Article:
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Zoketsu Norman Fischer, a senior dharma teacher at the San Francisco Zen Center, has an interesting article in the latest issue of Buddhadharma magazine (a portion of which is available online). In the article he states that as a teacher, he has a “Plan A” approach in which he teaches Soto Zen “with all the usual bells and whistles,” and a “Plan B” approach in which he teaches meditation in secular contexts, such as at Google, with doctors and businesspeople and so forth.

He seems to start to set up oppositions between the two (as his Plan A-B schema suggests) before backing off of them. Usually when I read someone talking about a Plan B, it implies to me they are talking about a contingency plan, what they will do if Plan A doesn’t work out, not something complementary. But it seems that ultimately Fischer does see them as complimentary. Which is cool. I think they are complimentary too.

He also writes “the idea that Buddhism and Buddhist mediation [is] nonreligious  . . is considered completely incorrect by most contemporary Buddhist scholars I know and have read.” I’ve read a lot of academic scholarship on Buddhism myself, and I agree that most would consider Buddhism a religion (because it is one), but I’ve never seen anyone assert that Buddhist mediation can have no role in secular contexts. Fischer asserts “they maintain that whatever good might come from mediation practice as a so-called secular activity is pretty superficial.” I’ve never seen anyone express that opinion–I think at the very least Fischer makes a vast over-generalization.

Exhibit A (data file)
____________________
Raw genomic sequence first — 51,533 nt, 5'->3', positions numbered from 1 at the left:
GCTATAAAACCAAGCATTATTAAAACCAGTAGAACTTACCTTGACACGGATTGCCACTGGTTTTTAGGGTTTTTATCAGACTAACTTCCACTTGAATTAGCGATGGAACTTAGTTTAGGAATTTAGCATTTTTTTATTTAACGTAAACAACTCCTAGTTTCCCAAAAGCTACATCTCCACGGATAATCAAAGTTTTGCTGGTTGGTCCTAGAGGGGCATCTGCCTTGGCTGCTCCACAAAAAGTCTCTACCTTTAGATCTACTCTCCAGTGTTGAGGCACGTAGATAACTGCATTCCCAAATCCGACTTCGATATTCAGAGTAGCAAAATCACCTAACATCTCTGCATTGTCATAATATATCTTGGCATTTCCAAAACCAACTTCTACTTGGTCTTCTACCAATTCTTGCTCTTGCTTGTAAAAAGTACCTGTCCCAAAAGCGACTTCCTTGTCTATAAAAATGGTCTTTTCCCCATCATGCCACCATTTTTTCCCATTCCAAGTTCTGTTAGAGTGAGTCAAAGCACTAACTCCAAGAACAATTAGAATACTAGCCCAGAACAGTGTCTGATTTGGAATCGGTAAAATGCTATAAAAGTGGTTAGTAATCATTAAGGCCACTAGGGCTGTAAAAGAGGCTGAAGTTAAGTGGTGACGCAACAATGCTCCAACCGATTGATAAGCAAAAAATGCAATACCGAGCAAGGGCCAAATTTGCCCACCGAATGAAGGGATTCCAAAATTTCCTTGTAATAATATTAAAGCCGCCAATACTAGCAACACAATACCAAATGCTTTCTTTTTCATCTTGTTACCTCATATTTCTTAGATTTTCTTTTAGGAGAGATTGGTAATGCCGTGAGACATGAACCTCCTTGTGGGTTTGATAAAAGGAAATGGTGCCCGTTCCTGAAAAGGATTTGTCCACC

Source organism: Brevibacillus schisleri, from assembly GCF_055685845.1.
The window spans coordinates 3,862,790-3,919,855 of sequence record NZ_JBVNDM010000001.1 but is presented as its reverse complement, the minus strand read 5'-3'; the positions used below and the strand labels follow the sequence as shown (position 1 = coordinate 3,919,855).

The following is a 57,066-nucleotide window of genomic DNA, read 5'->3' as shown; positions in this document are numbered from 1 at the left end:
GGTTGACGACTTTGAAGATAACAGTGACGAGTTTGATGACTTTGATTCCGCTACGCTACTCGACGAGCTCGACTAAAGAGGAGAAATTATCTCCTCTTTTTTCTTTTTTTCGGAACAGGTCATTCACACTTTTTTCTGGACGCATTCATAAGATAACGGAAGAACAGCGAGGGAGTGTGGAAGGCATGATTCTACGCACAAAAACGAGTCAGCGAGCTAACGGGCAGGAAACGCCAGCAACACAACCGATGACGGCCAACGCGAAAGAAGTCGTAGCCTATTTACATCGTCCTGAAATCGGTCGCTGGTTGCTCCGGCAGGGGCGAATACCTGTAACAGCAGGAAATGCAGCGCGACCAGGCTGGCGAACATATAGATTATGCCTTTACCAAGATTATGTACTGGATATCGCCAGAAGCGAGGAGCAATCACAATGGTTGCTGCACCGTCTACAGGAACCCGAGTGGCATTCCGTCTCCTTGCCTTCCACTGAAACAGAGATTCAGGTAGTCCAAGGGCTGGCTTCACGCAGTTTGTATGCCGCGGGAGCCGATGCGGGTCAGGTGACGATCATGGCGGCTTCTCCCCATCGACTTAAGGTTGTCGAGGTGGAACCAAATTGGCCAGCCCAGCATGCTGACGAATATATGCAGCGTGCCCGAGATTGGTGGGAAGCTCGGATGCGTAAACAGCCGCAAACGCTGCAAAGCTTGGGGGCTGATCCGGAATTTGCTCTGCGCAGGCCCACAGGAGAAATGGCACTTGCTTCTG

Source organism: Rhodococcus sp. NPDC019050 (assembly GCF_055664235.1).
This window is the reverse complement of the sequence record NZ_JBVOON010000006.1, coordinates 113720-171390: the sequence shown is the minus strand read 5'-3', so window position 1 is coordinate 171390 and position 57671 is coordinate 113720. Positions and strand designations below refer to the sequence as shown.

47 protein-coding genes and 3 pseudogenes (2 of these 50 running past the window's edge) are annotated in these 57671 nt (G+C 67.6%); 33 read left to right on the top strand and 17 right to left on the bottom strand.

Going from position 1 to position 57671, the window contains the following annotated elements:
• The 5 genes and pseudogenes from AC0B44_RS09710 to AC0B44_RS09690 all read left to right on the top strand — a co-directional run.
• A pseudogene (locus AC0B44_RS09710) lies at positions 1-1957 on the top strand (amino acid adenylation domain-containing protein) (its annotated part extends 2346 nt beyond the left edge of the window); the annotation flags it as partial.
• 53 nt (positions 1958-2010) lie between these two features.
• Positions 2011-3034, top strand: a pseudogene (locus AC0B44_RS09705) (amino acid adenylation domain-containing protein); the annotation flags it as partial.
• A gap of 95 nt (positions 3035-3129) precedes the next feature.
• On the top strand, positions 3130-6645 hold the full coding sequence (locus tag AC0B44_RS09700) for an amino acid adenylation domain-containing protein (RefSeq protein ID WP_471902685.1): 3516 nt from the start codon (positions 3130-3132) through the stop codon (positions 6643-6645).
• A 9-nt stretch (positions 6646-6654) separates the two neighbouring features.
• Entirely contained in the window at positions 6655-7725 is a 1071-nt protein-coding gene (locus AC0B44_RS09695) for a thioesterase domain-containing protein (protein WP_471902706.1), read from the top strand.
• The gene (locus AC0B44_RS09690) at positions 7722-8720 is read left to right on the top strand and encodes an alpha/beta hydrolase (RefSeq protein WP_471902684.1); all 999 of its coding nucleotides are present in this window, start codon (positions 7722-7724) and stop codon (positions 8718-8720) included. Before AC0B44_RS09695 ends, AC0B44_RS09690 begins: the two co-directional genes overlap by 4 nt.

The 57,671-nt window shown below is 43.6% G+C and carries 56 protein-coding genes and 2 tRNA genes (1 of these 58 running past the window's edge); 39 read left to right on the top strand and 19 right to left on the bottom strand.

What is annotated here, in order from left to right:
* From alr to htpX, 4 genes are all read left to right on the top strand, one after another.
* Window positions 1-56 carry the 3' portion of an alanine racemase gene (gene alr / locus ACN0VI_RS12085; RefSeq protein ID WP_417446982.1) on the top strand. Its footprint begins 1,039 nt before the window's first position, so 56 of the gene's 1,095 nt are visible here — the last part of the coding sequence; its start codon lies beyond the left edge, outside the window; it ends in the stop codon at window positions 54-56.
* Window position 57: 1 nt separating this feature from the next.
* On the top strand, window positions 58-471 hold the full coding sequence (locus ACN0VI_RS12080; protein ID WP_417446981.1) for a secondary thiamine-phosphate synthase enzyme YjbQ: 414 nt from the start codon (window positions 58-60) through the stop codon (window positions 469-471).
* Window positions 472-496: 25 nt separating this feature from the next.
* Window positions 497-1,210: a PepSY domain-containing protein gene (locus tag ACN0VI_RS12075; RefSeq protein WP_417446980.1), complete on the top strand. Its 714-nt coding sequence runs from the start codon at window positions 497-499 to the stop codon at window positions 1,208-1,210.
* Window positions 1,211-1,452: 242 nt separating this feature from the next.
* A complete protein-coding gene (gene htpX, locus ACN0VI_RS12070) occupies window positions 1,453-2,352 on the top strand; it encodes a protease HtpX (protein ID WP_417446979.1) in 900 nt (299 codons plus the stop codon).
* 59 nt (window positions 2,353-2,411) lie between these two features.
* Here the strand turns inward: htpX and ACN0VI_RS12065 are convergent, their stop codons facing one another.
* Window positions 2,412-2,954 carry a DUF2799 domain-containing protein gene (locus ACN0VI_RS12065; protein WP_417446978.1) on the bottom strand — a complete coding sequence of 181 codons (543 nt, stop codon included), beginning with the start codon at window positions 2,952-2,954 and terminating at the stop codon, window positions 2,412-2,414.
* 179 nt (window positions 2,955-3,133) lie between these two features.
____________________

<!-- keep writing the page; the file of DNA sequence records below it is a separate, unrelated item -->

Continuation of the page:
He seems to be a little spooked by a round table discussion with young Buddhists in which he participated for the same magazine, and about which I blogged earlier. Spooked, that is, about the future of the convert-Buddhist beachheads in the west. Perhaps there is reason to be, and admittedly one of the youngest participants sounded like a dilettante with unreasonable expectactions, if I remember correctly. However, while I don’t think deep practice and study will ever be a big phenomenon, I think there are and will continue to be enough interested parties to sustain it well into the future.

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